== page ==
Has slavery made sprinters?

2012-07-21 18:38

An American Olympic legend says the reason Jamaicans and African-Americans are such superb sprinters is simple: it’s because of their slave ancestry.

This year’s 100 metres for men – which is regarded as the Games’ blue-ribbon event – again has its quota of Jamaicans and Americans among the favourites: Usain Bolt, Yohan Blake, Asafa Powell, Michael Frater, Nesta Carter, Justin Gatlin, Tyson Gay and Marc Burns.

Michael Johnson, winner of four Olympic golds in athletics, believes the descendants of West African slaves shipped to America and the Caribbean islands have a genetic advantage in athletics.

He says this is because only the strongest slaves survived the horrific trip and conditions.

Johnson told the British press this week that research supports this contention.

Slaves from West Africa were subjected to strict “selection processes”, and then selective “propagation methods” were applied by the slave owners in America and on the Caribbean Islands, Johnson said.

But not all top athletes agree. Former Olympic champion Linford Christie says Jamaica performs so well because “athletics is a Jamaican way of life”. Christie represented Britain in 1992, but was brought up in Jamaica.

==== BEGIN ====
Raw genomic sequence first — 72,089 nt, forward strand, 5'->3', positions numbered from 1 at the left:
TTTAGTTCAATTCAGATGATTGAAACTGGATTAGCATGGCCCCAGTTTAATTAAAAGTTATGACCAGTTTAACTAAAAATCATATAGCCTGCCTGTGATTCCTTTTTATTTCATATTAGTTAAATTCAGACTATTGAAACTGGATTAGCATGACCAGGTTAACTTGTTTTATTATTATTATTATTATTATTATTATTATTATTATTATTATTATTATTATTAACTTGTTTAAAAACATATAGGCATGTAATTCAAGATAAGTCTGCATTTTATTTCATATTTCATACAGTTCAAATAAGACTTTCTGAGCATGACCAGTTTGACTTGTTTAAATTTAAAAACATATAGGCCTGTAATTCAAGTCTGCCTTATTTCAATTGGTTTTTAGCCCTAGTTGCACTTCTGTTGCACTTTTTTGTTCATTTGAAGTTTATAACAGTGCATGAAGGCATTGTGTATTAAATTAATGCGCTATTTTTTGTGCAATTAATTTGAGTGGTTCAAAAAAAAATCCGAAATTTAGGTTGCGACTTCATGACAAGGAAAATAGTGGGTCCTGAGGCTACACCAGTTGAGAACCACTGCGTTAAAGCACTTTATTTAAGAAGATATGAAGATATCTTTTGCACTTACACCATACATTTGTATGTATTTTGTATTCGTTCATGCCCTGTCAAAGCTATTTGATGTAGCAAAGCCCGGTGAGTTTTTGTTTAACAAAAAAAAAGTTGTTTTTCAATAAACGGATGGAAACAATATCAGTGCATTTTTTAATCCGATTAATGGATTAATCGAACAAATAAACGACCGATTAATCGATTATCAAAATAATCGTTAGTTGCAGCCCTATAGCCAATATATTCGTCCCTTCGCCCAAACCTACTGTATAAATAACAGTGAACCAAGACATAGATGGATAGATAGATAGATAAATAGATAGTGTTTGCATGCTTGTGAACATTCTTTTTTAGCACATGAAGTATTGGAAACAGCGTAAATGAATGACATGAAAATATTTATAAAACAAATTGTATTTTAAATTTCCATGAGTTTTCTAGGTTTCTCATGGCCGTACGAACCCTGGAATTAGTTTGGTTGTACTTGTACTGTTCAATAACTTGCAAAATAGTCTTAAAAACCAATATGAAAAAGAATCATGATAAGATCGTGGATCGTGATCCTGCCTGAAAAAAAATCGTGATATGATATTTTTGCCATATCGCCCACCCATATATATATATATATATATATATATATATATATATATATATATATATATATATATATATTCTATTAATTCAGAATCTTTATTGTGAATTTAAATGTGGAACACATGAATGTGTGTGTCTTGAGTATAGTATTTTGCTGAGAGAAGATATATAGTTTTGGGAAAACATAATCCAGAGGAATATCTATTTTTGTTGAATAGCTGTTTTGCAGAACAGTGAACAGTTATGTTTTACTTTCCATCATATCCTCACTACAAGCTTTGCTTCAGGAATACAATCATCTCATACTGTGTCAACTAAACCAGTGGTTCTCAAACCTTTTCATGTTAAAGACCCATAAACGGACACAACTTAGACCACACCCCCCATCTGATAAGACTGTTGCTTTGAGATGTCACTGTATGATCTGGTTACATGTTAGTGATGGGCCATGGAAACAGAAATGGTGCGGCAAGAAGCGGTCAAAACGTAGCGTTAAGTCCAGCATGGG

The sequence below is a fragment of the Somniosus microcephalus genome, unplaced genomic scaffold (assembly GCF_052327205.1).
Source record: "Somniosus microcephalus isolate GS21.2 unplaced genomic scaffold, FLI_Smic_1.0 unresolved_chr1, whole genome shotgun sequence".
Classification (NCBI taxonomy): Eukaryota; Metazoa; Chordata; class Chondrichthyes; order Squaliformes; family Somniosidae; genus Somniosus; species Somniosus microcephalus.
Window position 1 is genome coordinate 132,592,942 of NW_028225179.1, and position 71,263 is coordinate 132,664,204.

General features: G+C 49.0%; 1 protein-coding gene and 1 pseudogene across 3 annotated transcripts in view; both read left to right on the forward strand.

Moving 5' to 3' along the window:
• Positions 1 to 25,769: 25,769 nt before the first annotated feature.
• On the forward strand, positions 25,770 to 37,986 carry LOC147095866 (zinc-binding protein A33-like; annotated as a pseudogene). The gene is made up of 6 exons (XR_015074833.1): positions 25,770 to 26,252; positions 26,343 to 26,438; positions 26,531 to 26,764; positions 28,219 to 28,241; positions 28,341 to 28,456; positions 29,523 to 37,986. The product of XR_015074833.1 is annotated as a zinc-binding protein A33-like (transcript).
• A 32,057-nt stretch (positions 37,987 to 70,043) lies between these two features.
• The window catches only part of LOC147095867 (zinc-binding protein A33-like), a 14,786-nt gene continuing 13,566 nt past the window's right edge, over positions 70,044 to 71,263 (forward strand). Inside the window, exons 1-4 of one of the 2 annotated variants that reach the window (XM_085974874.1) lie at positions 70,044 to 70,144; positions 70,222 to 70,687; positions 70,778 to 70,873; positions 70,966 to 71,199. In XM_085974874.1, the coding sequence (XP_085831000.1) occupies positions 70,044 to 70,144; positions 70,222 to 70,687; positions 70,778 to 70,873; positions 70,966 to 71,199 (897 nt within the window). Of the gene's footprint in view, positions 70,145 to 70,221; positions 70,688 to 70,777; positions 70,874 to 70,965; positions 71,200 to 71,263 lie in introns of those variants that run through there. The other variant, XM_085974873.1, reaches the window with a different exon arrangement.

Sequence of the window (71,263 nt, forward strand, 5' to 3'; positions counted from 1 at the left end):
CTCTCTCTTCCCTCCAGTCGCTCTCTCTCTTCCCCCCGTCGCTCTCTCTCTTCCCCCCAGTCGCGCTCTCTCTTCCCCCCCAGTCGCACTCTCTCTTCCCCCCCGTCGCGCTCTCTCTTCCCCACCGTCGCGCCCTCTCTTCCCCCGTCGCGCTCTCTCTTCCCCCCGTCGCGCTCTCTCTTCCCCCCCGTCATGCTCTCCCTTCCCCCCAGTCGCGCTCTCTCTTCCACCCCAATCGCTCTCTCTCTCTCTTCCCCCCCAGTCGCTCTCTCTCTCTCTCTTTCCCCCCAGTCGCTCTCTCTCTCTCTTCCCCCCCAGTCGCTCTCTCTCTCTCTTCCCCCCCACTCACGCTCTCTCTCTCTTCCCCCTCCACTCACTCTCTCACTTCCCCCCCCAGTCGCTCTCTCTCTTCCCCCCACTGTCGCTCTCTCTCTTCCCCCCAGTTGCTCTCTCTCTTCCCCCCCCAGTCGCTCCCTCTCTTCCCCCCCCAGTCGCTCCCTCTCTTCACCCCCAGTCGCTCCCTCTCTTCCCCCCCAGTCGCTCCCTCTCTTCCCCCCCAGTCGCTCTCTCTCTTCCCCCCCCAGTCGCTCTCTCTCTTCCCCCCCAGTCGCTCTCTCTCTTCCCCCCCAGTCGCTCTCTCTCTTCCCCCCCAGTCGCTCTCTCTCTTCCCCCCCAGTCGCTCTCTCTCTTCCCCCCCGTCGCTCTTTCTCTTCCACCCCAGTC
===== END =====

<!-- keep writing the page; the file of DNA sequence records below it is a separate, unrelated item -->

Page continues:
Dr Francois Cleophas, a lecturer in sport history at Stellenbosch University, told City Press he respected Johnson’s perspective, “but it is one of many. Of course, your sprinting performance depends on your DNA, but also on outside factors.

“It’s been said the Kenyans do so well in long distances because they live in the mountains, high above sea level. But then why don’t Tibetans do well in long distances? They live even higher. It’s because the Kenyans concentrate on long distances in their school sports,” Cleophas says.

Dr Ross Tucker, exercise physiology expert and joint author of The Runner’s Body, said the science of success was a matter of the combination of many key factors.

“There is a factor like genes or inherent ability. But exercise and genes work together – they don’t exclude one another.

“Studies comparing Jamaican sprinters and East African long-distance runners have not yet identified any specific gene that would make a difference. They show that genes do contribute to success, but only to a minimal extent at the highest, elite levels.”


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